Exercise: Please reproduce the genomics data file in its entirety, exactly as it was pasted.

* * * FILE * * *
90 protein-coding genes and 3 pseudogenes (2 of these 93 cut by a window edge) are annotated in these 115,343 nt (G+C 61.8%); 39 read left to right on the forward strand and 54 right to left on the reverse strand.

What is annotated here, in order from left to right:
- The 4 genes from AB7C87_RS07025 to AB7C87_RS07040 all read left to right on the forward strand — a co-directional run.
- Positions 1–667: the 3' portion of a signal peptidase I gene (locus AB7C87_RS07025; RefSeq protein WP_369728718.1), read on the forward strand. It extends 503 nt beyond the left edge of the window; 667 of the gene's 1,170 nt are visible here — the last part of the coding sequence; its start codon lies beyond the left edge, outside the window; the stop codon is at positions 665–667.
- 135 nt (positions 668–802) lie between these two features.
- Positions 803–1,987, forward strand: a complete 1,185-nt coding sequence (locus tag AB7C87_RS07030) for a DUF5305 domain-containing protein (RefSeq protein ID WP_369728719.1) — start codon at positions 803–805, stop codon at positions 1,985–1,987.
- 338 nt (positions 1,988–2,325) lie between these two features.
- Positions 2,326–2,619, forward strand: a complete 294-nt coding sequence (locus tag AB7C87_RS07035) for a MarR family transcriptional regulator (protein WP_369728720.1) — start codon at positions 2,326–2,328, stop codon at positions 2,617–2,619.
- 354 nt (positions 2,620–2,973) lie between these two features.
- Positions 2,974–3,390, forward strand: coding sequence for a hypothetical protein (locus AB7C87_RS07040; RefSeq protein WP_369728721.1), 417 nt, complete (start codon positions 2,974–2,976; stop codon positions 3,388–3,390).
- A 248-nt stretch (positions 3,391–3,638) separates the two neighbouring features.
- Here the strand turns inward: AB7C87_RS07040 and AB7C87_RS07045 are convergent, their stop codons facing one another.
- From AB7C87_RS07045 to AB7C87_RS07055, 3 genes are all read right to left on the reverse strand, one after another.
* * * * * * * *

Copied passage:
90 protein-coding genes and 3 pseudogenes (2 of these 93 cut by a window edge) are annotated in these 115,343 nt (G+C 61.8%); 39 read left to right on the forward strand and 54 right to left on the reverse strand.

What is annotated here, in order from left to right:
- The 4 genes from AB7C87_RS07025 to AB7C87_RS07040 all read left to right on the forward strand — a co-directional run.
- Positions 1–667: the 3' portion of a signal peptidase I gene (locus AB7C87_RS07025; RefSeq protein WP_369728718.1), read on the forward strand. It extends 503 nt beyond the left edge of the window; 667 of the gene's 1,170 nt are visible here — the last part of the coding sequence; its start codon lies beyond the left edge, outside the window; the stop codon is at positions 665–667.
- 135 nt (positions 668–802) lie between these two features.
- Positions 803–1,987, forward strand: a complete 1,185-nt coding sequence (locus tag AB7C87_RS07030) for a DUF5305 domain-containing protein (RefSeq protein ID WP_369728719.1) — start codon at positions 803–805, stop codon at positions 1,985–1,987.
- 338 nt (positions 1,988–2,325) lie between these two features.
- Positions 2,326–2,619, forward strand: a complete 294-nt coding sequence (locus tag AB7C87_RS07035) for a MarR family transcriptional regulator (protein WP_369728720.1) — start codon at positions 2,326–2,328, stop codon at positions 2,617–2,619.
- 354 nt (positions 2,620–2,973) lie between these two features.
- Positions 2,974–3,390, forward strand: coding sequence for a hypothetical protein (locus AB7C87_RS07040; RefSeq protein WP_369728721.1), 417 nt, complete (start codon positions 2,974–2,976; stop codon positions 3,388–3,390).
- A 248-nt stretch (positions 3,391–3,638) separates the two neighbouring features.
- Here the strand turns inward: AB7C87_RS07040 and AB7C87_RS07045 are convergent, their stop codons facing one another.
- From AB7C87_RS07045 to AB7C87_RS07055, 3 genes are all read right to left on the reverse strand, one after another.